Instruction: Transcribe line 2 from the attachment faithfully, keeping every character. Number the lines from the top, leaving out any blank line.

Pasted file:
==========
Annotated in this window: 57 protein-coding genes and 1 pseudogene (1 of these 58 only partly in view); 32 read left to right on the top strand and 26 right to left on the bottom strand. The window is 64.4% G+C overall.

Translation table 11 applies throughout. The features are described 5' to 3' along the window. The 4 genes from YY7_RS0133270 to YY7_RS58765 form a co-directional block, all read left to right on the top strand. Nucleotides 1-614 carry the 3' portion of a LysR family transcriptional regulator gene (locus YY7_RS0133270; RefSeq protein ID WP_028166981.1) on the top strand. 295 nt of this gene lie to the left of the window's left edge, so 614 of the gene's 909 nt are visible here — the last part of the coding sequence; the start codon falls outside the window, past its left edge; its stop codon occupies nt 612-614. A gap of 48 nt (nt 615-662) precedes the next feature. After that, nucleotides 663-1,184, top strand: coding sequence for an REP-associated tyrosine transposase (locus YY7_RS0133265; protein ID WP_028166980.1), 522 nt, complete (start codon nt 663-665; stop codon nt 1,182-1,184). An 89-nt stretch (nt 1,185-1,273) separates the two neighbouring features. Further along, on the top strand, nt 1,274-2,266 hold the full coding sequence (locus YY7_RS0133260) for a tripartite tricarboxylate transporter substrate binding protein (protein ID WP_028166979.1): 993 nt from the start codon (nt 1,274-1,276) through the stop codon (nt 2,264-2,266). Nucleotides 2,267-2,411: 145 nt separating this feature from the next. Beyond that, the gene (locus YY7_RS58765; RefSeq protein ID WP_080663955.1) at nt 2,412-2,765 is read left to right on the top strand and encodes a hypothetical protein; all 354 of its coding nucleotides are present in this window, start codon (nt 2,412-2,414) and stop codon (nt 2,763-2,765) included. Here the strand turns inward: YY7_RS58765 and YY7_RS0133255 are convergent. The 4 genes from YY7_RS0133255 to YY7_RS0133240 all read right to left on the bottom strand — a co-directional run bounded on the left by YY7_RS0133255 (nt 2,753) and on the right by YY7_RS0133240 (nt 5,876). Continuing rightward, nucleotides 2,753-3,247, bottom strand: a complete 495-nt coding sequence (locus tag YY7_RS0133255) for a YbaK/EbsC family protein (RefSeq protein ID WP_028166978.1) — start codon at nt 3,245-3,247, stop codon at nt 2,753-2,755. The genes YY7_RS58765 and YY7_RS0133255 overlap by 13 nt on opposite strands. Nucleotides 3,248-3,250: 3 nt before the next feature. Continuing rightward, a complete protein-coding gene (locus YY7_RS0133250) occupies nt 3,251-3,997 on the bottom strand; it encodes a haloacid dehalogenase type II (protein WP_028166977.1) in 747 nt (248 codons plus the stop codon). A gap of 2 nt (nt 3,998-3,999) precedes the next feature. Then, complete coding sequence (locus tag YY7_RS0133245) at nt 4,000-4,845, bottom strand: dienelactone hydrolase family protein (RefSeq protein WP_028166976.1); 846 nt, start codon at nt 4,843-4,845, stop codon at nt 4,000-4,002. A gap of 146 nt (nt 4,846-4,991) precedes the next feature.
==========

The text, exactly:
Translation table 11 applies throughout. The features are described 5' to 3' along the window. The 4 genes from YY7_RS0133270 to YY7_RS58765 form a co-directional block, all read left to right on the top strand. Nucleotides 1-614 carry the 3' portion of a LysR family transcriptional regulator gene (locus YY7_RS0133270; RefSeq protein ID WP_028166981.1) on the top strand. 295 nt of this gene lie to the left of the window's left edge, so 614 of the gene's 909 nt are visible here — the last part of the coding sequence; the start codon falls outside the window, past its left edge; its stop codon occupies nt 612-614. A gap of 48 nt (nt 615-662) precedes the next feature. After that, nucleotides 663-1,184, top strand: coding sequence for an REP-associated tyrosine transposase (locus YY7_RS0133265; protein ID WP_028166980.1), 522 nt, complete (start codon nt 663-665; stop codon nt 1,182-1,184). An 89-nt stretch (nt 1,185-1,273) separates the two neighbouring features. Further along, on the top strand, nt 1,274-2,266 hold the full coding sequence (locus YY7_RS0133260) for a tripartite tricarboxylate transporter substrate binding protein (protein ID WP_028166979.1): 993 nt from the start codon (nt 1,274-1,276) through the stop codon (nt 2,264-2,266). Nucleotides 2,267-2,411: 145 nt separating this feature from the next. Beyond that, the gene (locus YY7_RS58765; RefSeq protein ID WP_080663955.1) at nt 2,412-2,765 is read left to right on the top strand and encodes a hypothetical protein; all 354 of its coding nucleotides are present in this window, start codon (nt 2,412-2,414) and stop codon (nt 2,763-2,765) included. Here the strand turns inward: YY7_RS58765 and YY7_RS0133255 are convergent. The 4 genes from YY7_RS0133255 to YY7_RS0133240 all read right to left on the bottom strand — a co-directional run bounded on the left by YY7_RS0133255 (nt 2,753) and on the right by YY7_RS0133240 (nt 5,876). Continuing rightward, nucleotides 2,753-3,247, bottom strand: a complete 495-nt coding sequence (locus tag YY7_RS0133255) for a YbaK/EbsC family protein (RefSeq protein ID WP_028166978.1) — start codon at nt 3,245-3,247, stop codon at nt 2,753-2,755. The genes YY7_RS58765 and YY7_RS0133255 overlap by 13 nt on opposite strands. Nucleotides 3,248-3,250: 3 nt before the next feature. Continuing rightward, a complete protein-coding gene (locus YY7_RS0133250) occupies nt 3,251-3,997 on the bottom strand; it encodes a haloacid dehalogenase type II (protein WP_028166977.1) in 747 nt (248 codons plus the stop codon). A gap of 2 nt (nt 3,998-3,999) precedes the next feature. Then, complete coding sequence (locus tag YY7_RS0133245) at nt 4,000-4,845, bottom strand: dienelactone hydrolase family protein (RefSeq protein WP_028166976.1); 846 nt, start codon at nt 4,843-4,845, stop codon at nt 4,000-4,002. A gap of 146 nt (nt 4,846-4,991) precedes the next feature.